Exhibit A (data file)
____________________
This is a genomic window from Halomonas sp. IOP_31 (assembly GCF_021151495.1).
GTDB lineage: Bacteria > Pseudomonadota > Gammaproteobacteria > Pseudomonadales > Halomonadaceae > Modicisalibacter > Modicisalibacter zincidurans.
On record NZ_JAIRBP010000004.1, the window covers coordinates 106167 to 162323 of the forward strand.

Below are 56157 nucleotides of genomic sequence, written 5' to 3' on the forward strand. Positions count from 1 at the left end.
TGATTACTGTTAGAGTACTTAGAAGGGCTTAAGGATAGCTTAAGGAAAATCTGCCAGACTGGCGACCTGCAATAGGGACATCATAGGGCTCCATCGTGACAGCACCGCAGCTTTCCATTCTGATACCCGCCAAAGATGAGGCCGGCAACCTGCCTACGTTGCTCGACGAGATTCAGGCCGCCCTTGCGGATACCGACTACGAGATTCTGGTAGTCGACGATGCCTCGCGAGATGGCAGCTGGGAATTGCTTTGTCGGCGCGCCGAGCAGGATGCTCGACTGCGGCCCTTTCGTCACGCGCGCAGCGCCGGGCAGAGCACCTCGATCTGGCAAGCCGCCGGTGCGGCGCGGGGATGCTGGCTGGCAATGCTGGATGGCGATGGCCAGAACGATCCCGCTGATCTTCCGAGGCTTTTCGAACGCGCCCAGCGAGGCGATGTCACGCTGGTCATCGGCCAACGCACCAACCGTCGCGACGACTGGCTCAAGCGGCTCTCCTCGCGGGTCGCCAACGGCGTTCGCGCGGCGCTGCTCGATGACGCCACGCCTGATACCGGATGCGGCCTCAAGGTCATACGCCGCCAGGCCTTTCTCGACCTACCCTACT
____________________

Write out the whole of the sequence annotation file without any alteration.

This is a genomic window from Halomonas sp. IOP_31 (assembly GCF_021151495.1).
GTDB lineage: Bacteria > Pseudomonadota > Gammaproteobacteria > Pseudomonadales > Halomonadaceae > Modicisalibacter > Modicisalibacter zincidurans.
On record NZ_JAIRBP010000004.1, the window covers coordinates 106167 to 162323 of the forward strand.

Below are 56157 nucleotides of genomic sequence, written 5' to 3' on the forward strand. Positions count from 1 at the left end.
TGATTACTGTTAGAGTACTTAGAAGGGCTTAAGGATAGCTTAAGGAAAATCTGCCAGACTGGCGACCTGCAATAGGGACATCATAGGGCTCCATCGTGACAGCACCGCAGCTTTCCATTCTGATACCCGCCAAAGATGAGGCCGGCAACCTGCCTACGTTGCTCGACGAGATTCAGGCCGCCCTTGCGGATACCGACTACGAGATTCTGGTAGTCGACGATGCCTCGCGAGATGGCAGCTGGGAATTGCTTTGTCGGCGCGCCGAGCAGGATGCTCGACTGCGGCCCTTTCGTCACGCGCGCAGCGCCGGGCAGAGCACCTCGATCTGGCAAGCCGCCGGTGCGGCGCGGGGATGCTGGCTGGCAATGCTGGATGGCGATGGCCAGAACGATCCCGCTGATCTTCCGAGGCTTTTCGAACGCGCCCAGCGAGGCGATGTCACGCTGGTCATCGGCCAACGCACCAACCGTCGCGACGACTGGCTCAAGCGGCTCTCCTCGCGGGTCGCCAACGGCGTTCGCGCGGCGCTGCTCGATGACGCCACGCCTGATACCGGATGCGGCCTCAAGGTCATACGCCGCCAGGCCTTTCTCGACCTACCCTACT